While asking deeper questions of the handling are not entirely beyond the pale, it does seem even more impertinent than it is in the Wraith; like challenging Clement Atlee to go one on one at pub sumo. What the Dawn is equipped to do, despite its lack of paddles, is billow towards the horizon whenever the need arises. It isn’t quite as abrupt as the Wraith in this regard, but if you force the eight-speed automatic gearbox to kick down, the car still obliges mightily.

There’s precious little engine noise to accompany the process, although the squall in the exposed cabin upshifts noticeably - not unexpected when there’s nothing to stop the airflow from circulating around the rear seats. It's as quiet as a missile silo with the massive cloth roof up, though, and entirely undiminished in its ability to carry four large adults in fabulous comfort.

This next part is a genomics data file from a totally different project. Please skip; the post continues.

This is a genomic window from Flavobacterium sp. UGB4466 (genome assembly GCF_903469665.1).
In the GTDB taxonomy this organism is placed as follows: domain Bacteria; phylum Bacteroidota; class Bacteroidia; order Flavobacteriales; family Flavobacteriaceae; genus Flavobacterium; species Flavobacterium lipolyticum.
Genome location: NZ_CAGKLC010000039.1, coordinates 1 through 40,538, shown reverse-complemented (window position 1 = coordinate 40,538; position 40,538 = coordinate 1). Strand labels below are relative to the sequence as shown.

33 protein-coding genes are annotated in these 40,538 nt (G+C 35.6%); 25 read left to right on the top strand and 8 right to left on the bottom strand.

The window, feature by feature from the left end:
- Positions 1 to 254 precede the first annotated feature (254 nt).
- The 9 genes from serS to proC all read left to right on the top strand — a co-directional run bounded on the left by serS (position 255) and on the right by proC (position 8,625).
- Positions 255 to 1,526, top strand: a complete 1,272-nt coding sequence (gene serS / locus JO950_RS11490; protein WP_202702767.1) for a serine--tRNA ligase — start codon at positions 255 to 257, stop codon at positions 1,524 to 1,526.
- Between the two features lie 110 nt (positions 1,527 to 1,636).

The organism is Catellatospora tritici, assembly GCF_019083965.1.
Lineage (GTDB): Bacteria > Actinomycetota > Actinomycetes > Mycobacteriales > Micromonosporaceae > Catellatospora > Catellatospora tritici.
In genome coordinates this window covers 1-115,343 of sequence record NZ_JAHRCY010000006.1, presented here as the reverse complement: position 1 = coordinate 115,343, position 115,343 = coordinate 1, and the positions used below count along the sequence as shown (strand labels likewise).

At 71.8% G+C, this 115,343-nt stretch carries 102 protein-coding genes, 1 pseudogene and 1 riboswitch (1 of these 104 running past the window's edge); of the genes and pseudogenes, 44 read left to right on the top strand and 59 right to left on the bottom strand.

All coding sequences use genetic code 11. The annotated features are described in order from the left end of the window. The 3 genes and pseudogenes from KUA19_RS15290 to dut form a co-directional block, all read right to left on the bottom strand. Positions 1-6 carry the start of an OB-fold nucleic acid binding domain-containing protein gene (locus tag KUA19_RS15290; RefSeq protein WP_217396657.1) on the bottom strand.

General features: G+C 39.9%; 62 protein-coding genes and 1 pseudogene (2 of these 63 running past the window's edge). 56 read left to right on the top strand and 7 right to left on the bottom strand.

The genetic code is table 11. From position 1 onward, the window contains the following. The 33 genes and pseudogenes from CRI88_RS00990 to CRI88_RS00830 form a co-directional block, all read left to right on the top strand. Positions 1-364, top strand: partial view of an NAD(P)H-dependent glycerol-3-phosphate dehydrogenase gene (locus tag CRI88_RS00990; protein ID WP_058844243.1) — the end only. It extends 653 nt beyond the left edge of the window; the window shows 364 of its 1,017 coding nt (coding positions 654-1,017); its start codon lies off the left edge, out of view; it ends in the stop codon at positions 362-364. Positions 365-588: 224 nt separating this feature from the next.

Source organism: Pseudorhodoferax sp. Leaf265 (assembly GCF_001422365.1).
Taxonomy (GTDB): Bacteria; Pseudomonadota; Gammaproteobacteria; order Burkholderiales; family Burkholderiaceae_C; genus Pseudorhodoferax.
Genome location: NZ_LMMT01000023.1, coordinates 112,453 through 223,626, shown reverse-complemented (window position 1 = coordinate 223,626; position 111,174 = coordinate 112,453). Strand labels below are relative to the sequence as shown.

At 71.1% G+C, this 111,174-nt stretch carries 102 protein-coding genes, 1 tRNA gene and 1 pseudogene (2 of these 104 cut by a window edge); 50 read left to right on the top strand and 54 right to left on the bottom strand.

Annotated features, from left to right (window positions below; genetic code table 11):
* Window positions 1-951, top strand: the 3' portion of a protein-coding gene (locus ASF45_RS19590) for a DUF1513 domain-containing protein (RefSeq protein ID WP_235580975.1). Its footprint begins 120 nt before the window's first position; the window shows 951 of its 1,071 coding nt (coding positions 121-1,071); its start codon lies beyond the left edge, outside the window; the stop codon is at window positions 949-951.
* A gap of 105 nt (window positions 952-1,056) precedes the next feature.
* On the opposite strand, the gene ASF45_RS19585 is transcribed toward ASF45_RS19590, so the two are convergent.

Granted, the Dawn’s BMW skeletal structure may be dimly visible to those aware of a 7 Series’ architecture, but that’s a little like saying you can see Jon Voight in Angelina Jolie’s face. For the most part, the materials - timber and leather in particular - are splendid and only very marginally upset by the occasional (albeit discreet) recycling of the 7 Series parts bin. 

Should I buy one?

Debate about whether the Dawn is a finer achievement than the slightly pointier Wraith is likely to rage here until road test time, but I’m sold. The drophead version – swisher, smoother, silkier – is a beguiling way to get around even before you take the roof down on a sunny day.

Wait 21 seconds and it turns into a sensational item: less a method of modern-day transport and more an object lesson in the tangible advantages of millionairedom. That’s the oldest trick in the Rolls-Royce book, of course. But still the best one. 

Rolls-Royce Dawn

Location Surrey; On sale Now; Price £264,000; Engine V12, 6592cc, turbo, petrol; Power 563bhp at 5250rpm; Torque 575lb ft at 1500rpm; Gearbox 8-spd automatic; Kerb weight 2560kg; Top speed 155mph; 0-62mph 4.9sec; Economy 19.9mpg (combined); CO2/tax band 330g/km, 37%